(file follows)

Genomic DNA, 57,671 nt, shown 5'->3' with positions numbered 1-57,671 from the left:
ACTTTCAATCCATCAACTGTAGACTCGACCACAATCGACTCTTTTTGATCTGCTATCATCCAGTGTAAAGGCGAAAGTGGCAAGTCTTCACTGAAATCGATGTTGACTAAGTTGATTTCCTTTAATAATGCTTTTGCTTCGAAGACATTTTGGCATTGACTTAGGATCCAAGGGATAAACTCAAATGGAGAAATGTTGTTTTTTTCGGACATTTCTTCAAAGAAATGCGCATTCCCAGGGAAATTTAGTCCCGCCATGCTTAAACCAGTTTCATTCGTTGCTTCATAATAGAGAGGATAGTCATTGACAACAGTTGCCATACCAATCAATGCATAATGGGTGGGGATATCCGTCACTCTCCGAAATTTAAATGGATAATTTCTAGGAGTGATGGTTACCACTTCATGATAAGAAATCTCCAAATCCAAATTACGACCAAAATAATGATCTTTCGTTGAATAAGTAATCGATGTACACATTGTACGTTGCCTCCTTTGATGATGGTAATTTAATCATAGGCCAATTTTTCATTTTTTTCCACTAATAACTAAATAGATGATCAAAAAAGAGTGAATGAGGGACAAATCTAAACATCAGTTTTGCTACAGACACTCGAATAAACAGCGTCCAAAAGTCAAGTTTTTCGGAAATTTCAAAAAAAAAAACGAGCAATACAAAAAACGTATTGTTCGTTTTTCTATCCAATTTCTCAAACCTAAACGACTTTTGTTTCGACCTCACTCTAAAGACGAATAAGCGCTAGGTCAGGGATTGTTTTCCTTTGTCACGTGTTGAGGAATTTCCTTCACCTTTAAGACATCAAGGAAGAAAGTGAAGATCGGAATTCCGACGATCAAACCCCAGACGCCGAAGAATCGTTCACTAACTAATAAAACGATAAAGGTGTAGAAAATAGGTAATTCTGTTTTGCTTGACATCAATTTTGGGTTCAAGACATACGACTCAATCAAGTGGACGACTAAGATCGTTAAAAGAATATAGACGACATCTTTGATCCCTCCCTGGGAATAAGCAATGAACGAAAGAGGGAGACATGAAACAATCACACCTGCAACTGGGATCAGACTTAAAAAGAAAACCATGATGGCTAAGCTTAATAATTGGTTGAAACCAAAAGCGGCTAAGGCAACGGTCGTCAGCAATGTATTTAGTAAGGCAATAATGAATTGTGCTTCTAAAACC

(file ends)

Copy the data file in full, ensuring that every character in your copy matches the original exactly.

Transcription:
Genomic DNA, 57,671 nt, shown 5'->3' with positions numbered 1-57,671 from the left:
ACTTTCAATCCATCAACTGTAGACTCGACCACAATCGACTCTTTTTGATCTGCTATCATCCAGTGTAAAGGCGAAAGTGGCAAGTCTTCACTGAAATCGATGTTGACTAAGTTGATTTCCTTTAATAATGCTTTTGCTTCGAAGACATTTTGGCATTGACTTAGGATCCAAGGGATAAACTCAAATGGAGAAATGTTGTTTTTTTCGGACATTTCTTCAAAGAAATGCGCATTCCCAGGGAAATTTAGTCCCGCCATGCTTAAACCAGTTTCATTCGTTGCTTCATAATAGAGAGGATAGTCATTGACAACAGTTGCCATACCAATCAATGCATAATGGGTGGGGATATCCGTCACTCTCCGAAATTTAAATGGATAATTTCTAGGAGTGATGGTTACCACTTCATGATAAGAAATCTCCAAATCCAAATTACGACCAAAATAATGATCTTTCGTTGAATAAGTAATCGATGTACACATTGTACGTTGCCTCCTTTGATGATGGTAATTTAATCATAGGCCAATTTTTCATTTTTTTCCACTAATAACTAAATAGATGATCAAAAAAGAGTGAATGAGGGACAAATCTAAACATCAGTTTTGCTACAGACACTCGAATAAACAGCGTCCAAAAGTCAAGTTTTTCGGAAATTTCAAAAAAAAAAACGAGCAATACAAAAAACGTATTGTTCGTTTTTCTATCCAATTTCTCAAACCTAAACGACTTTTGTTTCGACCTCACTCTAAAGACGAATAAGCGCTAGGTCAGGGATTGTTTTCCTTTGTCACGTGTTGAGGAATTTCCTTCACCTTTAAGACATCAAGGAAGAAAGTGAAGATCGGAATTCCGACGATCAAACCCCAGACGCCGAAGAATCGTTCACTAACTAATAAAACGATAAAGGTGTAGAAAATAGGTAATTCTGTTTTGCTTGACATCAATTTTGGGTTCAAGACATACGACTCAATCAAGTGGACGACTAAGATCGTTAAAAGAATATAGACGACATCTTTGATCCCTCCCTGGGAATAAGCAATGAACGAAAGAGGGAGACATGAAACAATCACACCTGCAACTGGGATCAGACTTAAAAAGAAAACCATGATGGCTAAGCTTAATAATTGGTTGAAACCAAAAGCGGCTAAGGCAACGGTCGTCAGCAATGTATTTAGTAAGGCAATAATGAATTGTGCTTCTAAAACC